Alex Morgan’s first goal of major importance for the United States women’s national team was born of one of the lowest moments in the history of the women’s team. It was November 20, 2010, in Padua, Italy, and the U.S. was locked in a tense, 0-0 match against Italy. The fourth official showed two minutes of stoppage time, and three minutes had ticked off the clock. The U.S. was about to take a deep throw-in. They needed to make something happen quickly.
The question of why the U.S. was in Italy, and why it was on the heels of a dark time for the women’s program, dates back 15 days prior, when the team showed up at Estadio de Beisbol Beto Avila in Cancun expecting to qualify for the World Cup and walked out on the wrong side of the most stunning upset in the history of women’s international soccer. The 2-1 loss to Mexico dropped the U.S. into the third-place match at the Concacaf Gold Cup, where the Americans had to beat Costa Rica in order to reach an intercontinental playoff against Italy. The team handled Costa Rica easily on Nov. 8, but the trip to Italy was not at all what anyone saw coming.
The United States, ranked No. 1 in the world, was a significant favorite against Italy, but the loss to Mexico proved that women’s international soccer was not above the unthinkable happening on a given day. If it was strange when the U.S. crashed out of the 2016 Olympic Games at the quarterfinal stage, imagine the 2011 World Cup with the United States not there at all. The Abby Wambach equalizer against Brazil — in the 122nd minute of the 2011 quarterfinal — that created so many new fans of the game would never have happened. The painful loss in the final to Japan — the first of three straight global finals contested between the nations — would have been replaced by American apathy as two other countries played for the Cup. A loss to Italy in 2010 would have changed the entire trajectory of the team — 2011, 2012, the 2015 World Cup triumph.
Morgan was 21 then, a well thought-of forward but one that had never started a match at the senior international level. She had three goals under her belt including one that earned a late draw against China and two during blowout wins in the Gold Cup. She was not in the starting XI for the match in Italy. Morgan, wearing No. 5 and not her now customary No. 13, was not sent into the match until the 86th minute.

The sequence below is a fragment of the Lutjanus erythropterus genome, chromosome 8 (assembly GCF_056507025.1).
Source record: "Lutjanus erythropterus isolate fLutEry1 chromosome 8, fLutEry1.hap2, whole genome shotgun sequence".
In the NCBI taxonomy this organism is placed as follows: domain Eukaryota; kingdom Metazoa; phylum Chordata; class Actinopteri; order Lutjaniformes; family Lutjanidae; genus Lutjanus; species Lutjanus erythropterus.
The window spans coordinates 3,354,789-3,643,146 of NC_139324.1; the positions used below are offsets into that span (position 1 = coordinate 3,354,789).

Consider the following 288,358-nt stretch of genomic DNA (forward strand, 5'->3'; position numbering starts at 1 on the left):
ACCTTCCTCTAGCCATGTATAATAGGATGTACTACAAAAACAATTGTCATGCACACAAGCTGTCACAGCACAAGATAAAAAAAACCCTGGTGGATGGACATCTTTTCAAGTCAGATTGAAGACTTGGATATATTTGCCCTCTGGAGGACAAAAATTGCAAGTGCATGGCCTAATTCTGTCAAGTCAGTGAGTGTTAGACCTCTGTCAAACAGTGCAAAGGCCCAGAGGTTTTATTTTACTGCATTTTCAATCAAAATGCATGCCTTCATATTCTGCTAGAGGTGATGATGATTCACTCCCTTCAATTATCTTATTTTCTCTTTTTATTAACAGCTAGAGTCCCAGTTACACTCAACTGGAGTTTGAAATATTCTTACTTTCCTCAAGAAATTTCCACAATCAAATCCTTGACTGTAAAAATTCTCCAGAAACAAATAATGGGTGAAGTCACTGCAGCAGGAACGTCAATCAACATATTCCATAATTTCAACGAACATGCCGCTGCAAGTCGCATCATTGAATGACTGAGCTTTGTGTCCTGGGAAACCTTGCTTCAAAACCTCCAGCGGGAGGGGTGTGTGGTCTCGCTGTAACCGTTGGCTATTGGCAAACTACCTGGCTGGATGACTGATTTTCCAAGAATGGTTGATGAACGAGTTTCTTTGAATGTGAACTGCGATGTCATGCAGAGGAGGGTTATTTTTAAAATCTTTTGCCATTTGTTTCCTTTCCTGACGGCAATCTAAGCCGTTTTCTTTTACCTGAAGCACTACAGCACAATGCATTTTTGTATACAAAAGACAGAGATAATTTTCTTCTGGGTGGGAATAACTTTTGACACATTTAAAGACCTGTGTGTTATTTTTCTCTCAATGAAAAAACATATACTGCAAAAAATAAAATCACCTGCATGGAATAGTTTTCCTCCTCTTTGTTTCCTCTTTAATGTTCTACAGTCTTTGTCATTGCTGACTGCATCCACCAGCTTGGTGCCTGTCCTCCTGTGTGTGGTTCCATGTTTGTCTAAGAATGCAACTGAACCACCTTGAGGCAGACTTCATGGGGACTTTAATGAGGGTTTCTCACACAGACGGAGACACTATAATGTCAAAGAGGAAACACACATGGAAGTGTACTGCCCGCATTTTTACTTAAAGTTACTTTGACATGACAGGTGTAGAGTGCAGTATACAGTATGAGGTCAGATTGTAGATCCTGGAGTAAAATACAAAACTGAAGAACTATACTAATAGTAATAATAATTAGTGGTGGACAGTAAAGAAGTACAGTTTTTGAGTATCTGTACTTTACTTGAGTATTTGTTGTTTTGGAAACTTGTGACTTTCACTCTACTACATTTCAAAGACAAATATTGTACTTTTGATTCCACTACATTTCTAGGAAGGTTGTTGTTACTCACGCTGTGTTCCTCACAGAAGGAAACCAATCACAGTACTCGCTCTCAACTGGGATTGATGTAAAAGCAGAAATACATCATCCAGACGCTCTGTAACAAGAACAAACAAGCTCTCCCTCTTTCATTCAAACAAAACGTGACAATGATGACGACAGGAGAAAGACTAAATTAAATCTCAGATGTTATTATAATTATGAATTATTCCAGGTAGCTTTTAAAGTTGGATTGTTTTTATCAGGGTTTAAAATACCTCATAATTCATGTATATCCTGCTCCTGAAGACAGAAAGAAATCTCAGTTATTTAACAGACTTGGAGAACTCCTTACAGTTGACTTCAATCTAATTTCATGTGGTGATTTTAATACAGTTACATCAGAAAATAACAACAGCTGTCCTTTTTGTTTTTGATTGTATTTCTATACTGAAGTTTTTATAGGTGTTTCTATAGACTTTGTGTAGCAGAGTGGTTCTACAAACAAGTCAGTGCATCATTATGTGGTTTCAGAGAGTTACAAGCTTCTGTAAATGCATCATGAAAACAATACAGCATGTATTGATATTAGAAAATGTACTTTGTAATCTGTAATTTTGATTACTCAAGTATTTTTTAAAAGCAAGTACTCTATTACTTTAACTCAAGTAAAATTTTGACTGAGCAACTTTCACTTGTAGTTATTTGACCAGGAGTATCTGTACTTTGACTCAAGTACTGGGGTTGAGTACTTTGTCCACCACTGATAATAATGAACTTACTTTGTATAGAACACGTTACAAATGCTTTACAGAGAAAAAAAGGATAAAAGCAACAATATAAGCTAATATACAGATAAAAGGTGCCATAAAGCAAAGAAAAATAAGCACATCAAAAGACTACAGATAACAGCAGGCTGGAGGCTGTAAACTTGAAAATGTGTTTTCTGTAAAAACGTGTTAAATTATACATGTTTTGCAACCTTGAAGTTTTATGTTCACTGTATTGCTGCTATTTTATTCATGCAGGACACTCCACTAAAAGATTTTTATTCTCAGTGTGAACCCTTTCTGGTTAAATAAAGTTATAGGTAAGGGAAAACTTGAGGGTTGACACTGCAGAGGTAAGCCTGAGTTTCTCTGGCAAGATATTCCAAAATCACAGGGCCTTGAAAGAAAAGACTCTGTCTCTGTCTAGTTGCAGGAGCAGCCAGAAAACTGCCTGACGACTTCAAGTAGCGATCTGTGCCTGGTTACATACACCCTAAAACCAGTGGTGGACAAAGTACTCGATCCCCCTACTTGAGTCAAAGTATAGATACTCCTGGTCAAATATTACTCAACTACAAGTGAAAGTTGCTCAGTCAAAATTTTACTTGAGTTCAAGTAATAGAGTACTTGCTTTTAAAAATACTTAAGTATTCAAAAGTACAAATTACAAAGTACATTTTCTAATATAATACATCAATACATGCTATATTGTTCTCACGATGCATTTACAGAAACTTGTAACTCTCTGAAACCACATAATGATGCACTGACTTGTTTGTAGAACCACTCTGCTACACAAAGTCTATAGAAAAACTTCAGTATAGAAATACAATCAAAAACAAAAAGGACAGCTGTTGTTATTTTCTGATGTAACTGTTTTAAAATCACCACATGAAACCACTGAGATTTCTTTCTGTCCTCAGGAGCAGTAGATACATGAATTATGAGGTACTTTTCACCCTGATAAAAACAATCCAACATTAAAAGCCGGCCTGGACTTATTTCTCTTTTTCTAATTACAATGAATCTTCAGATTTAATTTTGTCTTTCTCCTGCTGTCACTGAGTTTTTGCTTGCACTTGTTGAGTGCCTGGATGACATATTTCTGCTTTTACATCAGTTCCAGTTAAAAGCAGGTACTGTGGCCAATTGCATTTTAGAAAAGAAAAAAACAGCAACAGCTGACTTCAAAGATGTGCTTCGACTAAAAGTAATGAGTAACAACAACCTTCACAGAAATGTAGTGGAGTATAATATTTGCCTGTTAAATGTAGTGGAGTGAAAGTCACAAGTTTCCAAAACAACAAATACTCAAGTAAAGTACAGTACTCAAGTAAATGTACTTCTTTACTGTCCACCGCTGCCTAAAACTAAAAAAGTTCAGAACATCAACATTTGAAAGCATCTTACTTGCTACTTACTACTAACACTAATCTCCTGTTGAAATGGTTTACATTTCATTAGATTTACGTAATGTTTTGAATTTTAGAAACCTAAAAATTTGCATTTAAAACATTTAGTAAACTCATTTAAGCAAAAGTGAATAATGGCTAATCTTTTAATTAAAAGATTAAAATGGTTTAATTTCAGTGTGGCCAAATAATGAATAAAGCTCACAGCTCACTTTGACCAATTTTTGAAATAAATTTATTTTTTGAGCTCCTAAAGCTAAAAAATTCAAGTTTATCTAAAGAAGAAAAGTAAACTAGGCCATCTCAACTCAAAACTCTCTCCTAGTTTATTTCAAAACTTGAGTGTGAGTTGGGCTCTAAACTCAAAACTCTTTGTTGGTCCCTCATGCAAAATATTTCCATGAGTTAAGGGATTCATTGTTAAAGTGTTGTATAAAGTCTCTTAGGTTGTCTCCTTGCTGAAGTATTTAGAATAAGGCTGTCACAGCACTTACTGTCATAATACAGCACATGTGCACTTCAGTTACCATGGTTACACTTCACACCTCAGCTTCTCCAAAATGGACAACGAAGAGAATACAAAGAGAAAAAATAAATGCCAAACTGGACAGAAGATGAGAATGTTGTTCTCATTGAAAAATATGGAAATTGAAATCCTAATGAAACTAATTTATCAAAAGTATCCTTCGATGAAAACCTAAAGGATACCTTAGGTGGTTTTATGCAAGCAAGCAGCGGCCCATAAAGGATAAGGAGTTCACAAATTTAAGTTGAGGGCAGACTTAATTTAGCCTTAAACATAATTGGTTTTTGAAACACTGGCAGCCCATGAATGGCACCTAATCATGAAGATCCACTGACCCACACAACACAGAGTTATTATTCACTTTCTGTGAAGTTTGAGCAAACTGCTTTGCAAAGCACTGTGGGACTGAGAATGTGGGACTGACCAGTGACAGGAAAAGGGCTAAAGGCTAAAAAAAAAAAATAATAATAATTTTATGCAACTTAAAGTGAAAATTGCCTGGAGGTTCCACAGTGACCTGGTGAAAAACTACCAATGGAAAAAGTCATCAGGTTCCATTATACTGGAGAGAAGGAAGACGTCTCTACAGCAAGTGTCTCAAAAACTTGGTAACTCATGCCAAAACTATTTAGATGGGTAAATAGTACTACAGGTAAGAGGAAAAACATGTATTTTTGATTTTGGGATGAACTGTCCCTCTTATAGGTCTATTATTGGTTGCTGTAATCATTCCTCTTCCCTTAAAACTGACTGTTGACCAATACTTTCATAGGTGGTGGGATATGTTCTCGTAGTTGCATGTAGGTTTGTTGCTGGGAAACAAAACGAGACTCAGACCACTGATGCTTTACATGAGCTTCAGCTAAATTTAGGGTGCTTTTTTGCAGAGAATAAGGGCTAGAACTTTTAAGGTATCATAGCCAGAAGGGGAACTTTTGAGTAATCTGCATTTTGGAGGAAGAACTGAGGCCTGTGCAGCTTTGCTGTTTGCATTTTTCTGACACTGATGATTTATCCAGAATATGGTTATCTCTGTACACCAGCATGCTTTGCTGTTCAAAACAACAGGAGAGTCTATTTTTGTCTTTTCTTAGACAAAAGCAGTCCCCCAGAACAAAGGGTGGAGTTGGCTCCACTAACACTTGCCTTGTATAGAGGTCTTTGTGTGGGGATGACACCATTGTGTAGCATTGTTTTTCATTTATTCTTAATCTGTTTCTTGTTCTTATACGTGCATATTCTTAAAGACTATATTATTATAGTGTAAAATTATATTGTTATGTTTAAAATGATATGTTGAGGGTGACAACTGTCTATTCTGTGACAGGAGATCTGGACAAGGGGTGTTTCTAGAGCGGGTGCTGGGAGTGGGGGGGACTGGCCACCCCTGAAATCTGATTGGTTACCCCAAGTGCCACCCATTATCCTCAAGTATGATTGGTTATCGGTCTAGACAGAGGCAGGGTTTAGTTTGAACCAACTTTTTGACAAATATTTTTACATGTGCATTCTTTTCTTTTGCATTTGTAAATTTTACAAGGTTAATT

Sundhage’s orders to Morgan were clear: “We’ve seen her come in and change games before and the only thing I told her was ‘Just go to goal,'” Sundhage told the AP after the match. “You don’t have to be tricky, you don’t have to be smart, just go to goal, because you’re faster than everybody else.'”
The playoff was a two-leg, total goal format, and a scoreless draw in Italy would have set the U.S. up well to win the home leg outright and clinch the World Cup. But they were the better team in Padua, which made their inability to change the score from 0-0 all the more troubling. They could have played the Italians home-and-away every week for the next year and come out on top more often than not. But they needed to beat them this time or there would be no World Cup.
Carli Lloyd received the throw-in and beat one Italian player into space before sending a probing ball ahead. Unofficially, the clock was at 93:09 (remember, two minutes of stoppage time). The time for a goal was now. The ball was headed toward Wambach, who had space between two defenders. Morgan and her fresh legs sprinted down the right flank.
Wambach played a perfect flick toward Morgan, who drifted over to take it as she positioned her body in front of Laura Neboli. Morgan took a deft touch to control the ball, moved in and beat Anna Maria Picarelli to the far post with her right — yes her right — foot. She jumped straight in the air to celebrate and was quickly joined by teammates. The final whistle blew almost immediately after the restart, giving the U.S. a 1-0 win.
Seven days later at Toyota Park near Chicago, a more relaxed U.S. side delivered another 1-0 victory to win the aggregate 2-0 and it was on to Germany.
Morgan has scored 94 more goals since for the U.S., meaning she will enter 2019 on 98 for her career. She has scored other big goals, including the game-winner in stoppage time of extra time to beat Canada in the 2012 Olympic semifinals — a match that the U.S. fell behind in three different times. But the legend began to take hold on Nov. 20, 2010, in Padua, Italy.
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